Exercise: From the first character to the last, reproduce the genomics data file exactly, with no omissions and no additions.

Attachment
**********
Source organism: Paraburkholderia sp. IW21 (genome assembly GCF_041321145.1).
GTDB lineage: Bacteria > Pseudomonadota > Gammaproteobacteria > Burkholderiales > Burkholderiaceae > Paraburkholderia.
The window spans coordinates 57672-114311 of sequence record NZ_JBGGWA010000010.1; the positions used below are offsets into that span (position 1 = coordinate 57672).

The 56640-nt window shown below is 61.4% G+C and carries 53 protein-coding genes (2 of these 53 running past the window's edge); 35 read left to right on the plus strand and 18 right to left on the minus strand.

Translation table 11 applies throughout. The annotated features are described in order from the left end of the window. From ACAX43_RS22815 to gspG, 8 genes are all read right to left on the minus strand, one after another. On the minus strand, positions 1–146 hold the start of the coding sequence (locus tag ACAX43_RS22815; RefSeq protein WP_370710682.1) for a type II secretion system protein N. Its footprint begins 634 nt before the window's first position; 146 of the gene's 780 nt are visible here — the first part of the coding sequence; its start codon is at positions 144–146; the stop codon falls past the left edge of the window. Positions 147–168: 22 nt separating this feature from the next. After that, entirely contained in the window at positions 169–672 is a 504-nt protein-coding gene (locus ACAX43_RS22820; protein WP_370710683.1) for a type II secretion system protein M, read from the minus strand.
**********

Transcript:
Source organism: Paraburkholderia sp. IW21 (genome assembly GCF_041321145.1).
GTDB lineage: Bacteria > Pseudomonadota > Gammaproteobacteria > Burkholderiales > Burkholderiaceae > Paraburkholderia.
The window spans coordinates 57672-114311 of sequence record NZ_JBGGWA010000010.1; the positions used below are offsets into that span (position 1 = coordinate 57672).

The 56640-nt window shown below is 61.4% G+C and carries 53 protein-coding genes (2 of these 53 running past the window's edge); 35 read left to right on the plus strand and 18 right to left on the minus strand.

Translation table 11 applies throughout. The annotated features are described in order from the left end of the window. From ACAX43_RS22815 to gspG, 8 genes are all read right to left on the minus strand, one after another. On the minus strand, positions 1–146 hold the start of the coding sequence (locus tag ACAX43_RS22815; RefSeq protein WP_370710682.1) for a type II secretion system protein N. Its footprint begins 634 nt before the window's first position; 146 of the gene's 780 nt are visible here — the first part of the coding sequence; its start codon is at positions 144–146; the stop codon falls past the left edge of the window. Positions 147–168: 22 nt separating this feature from the next. After that, entirely contained in the window at positions 169–672 is a 504-nt protein-coding gene (locus ACAX43_RS22820; protein WP_370710683.1) for a type II secretion system protein M, read from the minus strand.